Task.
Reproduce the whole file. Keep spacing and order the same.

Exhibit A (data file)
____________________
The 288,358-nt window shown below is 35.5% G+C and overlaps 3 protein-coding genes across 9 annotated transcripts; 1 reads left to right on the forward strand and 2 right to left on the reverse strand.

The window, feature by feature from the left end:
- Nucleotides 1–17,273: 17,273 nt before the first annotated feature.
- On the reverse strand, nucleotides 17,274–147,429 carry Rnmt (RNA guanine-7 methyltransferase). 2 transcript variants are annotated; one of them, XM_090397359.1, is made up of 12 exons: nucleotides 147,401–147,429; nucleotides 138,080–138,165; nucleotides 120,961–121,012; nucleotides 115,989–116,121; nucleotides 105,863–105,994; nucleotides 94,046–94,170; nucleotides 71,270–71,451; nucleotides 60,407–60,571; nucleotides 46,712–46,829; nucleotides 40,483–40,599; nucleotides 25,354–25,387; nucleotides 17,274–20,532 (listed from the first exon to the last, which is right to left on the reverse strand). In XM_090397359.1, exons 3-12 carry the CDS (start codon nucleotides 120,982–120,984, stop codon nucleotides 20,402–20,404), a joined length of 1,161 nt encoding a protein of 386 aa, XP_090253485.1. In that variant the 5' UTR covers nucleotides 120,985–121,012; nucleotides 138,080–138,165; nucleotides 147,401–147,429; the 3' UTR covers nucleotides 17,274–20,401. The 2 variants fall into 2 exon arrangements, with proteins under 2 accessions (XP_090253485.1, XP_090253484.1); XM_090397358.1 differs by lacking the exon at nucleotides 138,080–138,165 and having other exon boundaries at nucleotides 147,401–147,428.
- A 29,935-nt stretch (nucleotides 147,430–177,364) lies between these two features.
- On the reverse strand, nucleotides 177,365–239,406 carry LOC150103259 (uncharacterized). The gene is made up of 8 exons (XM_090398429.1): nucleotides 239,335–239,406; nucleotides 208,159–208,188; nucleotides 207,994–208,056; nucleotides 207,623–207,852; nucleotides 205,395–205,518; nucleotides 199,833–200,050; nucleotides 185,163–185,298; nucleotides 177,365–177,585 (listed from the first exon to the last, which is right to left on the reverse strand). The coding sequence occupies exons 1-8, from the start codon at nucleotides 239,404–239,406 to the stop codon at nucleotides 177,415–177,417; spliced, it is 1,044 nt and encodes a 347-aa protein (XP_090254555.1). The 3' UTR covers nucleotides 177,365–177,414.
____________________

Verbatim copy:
The 288,358-nt window shown below is 35.5% G+C and overlaps 3 protein-coding genes across 9 annotated transcripts; 1 reads left to right on the forward strand and 2 right to left on the reverse strand.

The window, feature by feature from the left end:
- Nucleotides 1–17,273: 17,273 nt before the first annotated feature.
- On the reverse strand, nucleotides 17,274–147,429 carry Rnmt (RNA guanine-7 methyltransferase). 2 transcript variants are annotated; one of them, XM_090397359.1, is made up of 12 exons: nucleotides 147,401–147,429; nucleotides 138,080–138,165; nucleotides 120,961–121,012; nucleotides 115,989–116,121; nucleotides 105,863–105,994; nucleotides 94,046–94,170; nucleotides 71,270–71,451; nucleotides 60,407–60,571; nucleotides 46,712–46,829; nucleotides 40,483–40,599; nucleotides 25,354–25,387; nucleotides 17,274–20,532 (listed from the first exon to the last, which is right to left on the reverse strand). In XM_090397359.1, exons 3-12 carry the CDS (start codon nucleotides 120,982–120,984, stop codon nucleotides 20,402–20,404), a joined length of 1,161 nt encoding a protein of 386 aa, XP_090253485.1. In that variant the 5' UTR covers nucleotides 120,985–121,012; nucleotides 138,080–138,165; nucleotides 147,401–147,429; the 3' UTR covers nucleotides 17,274–20,401. The 2 variants fall into 2 exon arrangements, with proteins under 2 accessions (XP_090253485.1, XP_090253484.1); XM_090397358.1 differs by lacking the exon at nucleotides 138,080–138,165 and having other exon boundaries at nucleotides 147,401–147,428.
- A 29,935-nt stretch (nucleotides 147,430–177,364) lies between these two features.
- On the reverse strand, nucleotides 177,365–239,406 carry LOC150103259 (uncharacterized). The gene is made up of 8 exons (XM_090398429.1): nucleotides 239,335–239,406; nucleotides 208,159–208,188; nucleotides 207,994–208,056; nucleotides 207,623–207,852; nucleotides 205,395–205,518; nucleotides 199,833–200,050; nucleotides 185,163–185,298; nucleotides 177,365–177,585 (listed from the first exon to the last, which is right to left on the reverse strand). The coding sequence occupies exons 1-8, from the start codon at nucleotides 239,404–239,406 to the stop codon at nucleotides 177,415–177,417; spliced, it is 1,044 nt and encodes a 347-aa protein (XP_090254555.1). The 3' UTR covers nucleotides 177,365–177,414.